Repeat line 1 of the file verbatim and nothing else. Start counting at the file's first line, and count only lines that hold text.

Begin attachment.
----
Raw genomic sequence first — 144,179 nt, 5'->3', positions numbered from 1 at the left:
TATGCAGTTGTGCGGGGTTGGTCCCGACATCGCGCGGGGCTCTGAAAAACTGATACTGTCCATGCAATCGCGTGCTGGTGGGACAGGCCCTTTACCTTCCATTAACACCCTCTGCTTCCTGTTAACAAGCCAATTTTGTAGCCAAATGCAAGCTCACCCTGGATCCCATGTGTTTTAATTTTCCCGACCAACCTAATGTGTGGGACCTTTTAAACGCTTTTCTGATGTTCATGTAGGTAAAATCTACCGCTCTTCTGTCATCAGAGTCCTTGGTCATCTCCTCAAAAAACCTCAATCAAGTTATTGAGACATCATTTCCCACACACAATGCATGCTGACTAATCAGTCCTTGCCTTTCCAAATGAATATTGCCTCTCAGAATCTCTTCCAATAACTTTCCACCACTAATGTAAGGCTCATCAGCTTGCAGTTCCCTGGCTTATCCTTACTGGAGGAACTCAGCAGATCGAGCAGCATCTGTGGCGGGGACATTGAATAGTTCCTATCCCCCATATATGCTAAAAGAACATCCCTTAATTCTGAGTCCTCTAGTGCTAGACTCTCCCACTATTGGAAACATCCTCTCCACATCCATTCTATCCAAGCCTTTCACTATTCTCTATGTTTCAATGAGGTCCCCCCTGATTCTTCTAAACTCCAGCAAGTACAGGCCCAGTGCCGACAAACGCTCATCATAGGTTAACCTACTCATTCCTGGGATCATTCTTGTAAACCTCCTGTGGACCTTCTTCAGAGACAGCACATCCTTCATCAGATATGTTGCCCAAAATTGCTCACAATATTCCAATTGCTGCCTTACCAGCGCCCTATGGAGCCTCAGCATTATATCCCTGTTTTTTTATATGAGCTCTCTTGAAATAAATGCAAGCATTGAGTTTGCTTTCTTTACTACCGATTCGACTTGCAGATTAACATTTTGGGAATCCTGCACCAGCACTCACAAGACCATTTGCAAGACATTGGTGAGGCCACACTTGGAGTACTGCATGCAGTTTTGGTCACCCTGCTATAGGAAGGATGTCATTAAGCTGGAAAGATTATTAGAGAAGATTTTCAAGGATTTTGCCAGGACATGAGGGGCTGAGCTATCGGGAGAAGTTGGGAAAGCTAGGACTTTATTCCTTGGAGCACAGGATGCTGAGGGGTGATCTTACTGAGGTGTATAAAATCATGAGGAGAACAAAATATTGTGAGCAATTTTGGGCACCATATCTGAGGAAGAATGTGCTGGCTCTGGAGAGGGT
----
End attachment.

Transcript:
Raw genomic sequence first — 144,179 nt, 5'->3', positions numbered from 1 at the left: